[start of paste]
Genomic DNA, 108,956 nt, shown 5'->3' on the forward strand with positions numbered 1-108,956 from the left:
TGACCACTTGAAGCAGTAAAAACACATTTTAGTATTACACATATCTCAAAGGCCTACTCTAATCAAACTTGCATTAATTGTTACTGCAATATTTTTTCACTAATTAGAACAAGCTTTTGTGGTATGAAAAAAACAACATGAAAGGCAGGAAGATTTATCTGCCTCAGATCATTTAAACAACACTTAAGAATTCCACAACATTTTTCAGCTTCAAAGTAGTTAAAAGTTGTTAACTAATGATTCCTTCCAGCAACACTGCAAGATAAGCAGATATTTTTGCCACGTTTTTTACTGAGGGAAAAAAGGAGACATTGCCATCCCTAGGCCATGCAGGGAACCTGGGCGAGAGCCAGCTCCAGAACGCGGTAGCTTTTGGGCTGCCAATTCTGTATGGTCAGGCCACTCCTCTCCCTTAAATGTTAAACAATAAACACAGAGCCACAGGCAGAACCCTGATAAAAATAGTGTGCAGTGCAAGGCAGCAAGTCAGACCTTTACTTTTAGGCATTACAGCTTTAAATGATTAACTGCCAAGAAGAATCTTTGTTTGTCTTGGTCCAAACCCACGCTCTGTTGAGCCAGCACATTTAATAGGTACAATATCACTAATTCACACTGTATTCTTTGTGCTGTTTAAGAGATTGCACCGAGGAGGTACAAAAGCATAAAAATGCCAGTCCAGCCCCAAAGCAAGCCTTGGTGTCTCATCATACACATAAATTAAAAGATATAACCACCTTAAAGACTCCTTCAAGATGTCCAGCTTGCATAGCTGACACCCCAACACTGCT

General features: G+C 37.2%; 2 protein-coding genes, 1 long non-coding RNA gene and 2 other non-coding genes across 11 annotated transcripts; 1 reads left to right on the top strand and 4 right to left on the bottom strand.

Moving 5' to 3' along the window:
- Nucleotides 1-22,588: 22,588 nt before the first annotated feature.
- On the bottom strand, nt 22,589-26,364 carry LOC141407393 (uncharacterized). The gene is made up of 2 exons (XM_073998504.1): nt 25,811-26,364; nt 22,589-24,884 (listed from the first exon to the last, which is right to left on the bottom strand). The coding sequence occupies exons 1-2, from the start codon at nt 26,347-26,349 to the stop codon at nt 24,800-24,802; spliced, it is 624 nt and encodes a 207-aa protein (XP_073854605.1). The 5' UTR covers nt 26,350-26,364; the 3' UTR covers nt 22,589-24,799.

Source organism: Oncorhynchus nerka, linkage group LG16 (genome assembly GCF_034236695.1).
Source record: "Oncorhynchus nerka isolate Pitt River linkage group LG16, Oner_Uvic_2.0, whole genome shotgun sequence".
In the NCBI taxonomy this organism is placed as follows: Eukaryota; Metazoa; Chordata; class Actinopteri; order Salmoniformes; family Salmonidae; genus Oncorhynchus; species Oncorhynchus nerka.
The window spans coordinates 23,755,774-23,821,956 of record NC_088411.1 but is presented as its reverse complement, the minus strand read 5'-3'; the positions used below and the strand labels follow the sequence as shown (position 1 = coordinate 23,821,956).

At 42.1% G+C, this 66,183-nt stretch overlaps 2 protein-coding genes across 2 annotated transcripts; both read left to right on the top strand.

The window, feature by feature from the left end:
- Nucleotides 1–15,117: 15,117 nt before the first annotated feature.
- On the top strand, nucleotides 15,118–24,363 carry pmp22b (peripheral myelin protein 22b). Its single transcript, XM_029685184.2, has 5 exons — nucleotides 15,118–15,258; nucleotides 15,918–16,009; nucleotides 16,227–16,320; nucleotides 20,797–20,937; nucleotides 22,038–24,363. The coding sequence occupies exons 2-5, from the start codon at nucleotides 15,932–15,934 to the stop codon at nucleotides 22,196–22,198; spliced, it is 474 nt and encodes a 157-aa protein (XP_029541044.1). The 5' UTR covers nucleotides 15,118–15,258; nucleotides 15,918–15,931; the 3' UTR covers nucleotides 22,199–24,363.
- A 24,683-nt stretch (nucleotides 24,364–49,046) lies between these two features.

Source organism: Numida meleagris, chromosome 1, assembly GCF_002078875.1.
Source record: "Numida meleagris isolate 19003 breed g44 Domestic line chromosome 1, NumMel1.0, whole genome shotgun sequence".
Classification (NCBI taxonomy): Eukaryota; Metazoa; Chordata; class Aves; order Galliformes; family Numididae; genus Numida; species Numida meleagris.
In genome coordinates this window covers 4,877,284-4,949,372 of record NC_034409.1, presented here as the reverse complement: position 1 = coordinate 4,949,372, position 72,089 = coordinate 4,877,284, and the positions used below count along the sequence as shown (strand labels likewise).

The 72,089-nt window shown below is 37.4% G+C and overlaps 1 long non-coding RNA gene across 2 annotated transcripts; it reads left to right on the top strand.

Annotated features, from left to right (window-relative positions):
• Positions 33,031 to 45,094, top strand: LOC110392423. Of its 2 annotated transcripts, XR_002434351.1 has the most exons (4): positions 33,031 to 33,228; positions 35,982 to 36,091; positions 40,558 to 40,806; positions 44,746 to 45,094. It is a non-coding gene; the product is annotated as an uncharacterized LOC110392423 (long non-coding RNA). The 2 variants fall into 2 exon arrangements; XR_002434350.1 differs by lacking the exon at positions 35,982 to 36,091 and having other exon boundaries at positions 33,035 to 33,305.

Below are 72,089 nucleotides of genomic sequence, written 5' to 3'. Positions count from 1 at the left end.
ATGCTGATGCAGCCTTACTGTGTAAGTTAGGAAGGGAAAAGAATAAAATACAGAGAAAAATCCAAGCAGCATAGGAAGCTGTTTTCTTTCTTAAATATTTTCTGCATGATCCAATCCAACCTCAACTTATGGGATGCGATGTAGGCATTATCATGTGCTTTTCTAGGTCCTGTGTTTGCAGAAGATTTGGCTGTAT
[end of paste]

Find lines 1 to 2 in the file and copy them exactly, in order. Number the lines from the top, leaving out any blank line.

Genomic DNA, 108,956 nt, shown 5'->3' on the forward strand with positions numbered 1-108,956 from the left:
TGACCACTTGAAGCAGTAAAAACACATTTTAGTATTACACATATCTCAAAGGCCTACTCTAATCAAACTTGCATTAATTGTTACTGCAATATTTTTTCACTAATTAGAACAAGCTTTTGTGGTATGAAAAAAACAACATGAAAGGCAGGAAGATTTATCTGCCTCAGATCATTTAAACAACACTTAAGAATTCCACAACATTTTTCAGCTTCAAAGTAGTTAAAAGTTGTTAACTAATGATTCCTTCCAGCAACACTGCAAGATAAGCAGATATTTTTGCCACGTTTTTTACTGAGGGAAAAAAGGAGACATTGCCATCCCTAGGCCATGCAGGGAACCTGGGCGAGAGCCAGCTCCAGAACGCGGTAGCTTTTGGGCTGCCAATTCTGTATGGTCAGGCCACTCCTCTCCCTTAAATGTTAAACAATAAACACAGAGCCACAGGCAGAACCCTGATAAAAATAGTGTGCAGTGCAAGGCAGCAAGTCAGACCTTTACTTTTAGGCATTACAGCTTTAAATGATTAACTGCCAAGAAGAATCTTTGTTTGTCTTGGTCCAAACCCACGCTCTGTTGAGCCAGCACATTTAATAGGTACAATATCACTAATTCACACTGTATTCTTTGTGCTGTTTAAGAGATTGCACCGAGGAGGTACAAAAGCATAAAAATGCCAGTCCAGCCCCAAAGCAAGCCTTGGTGTCTCATCATACACATAAATTAAAAGATATAACCACCTTAAAGACTCCTTCAAGATGTCCAGCTTGCATAGCTGACACCCCAACACTGCT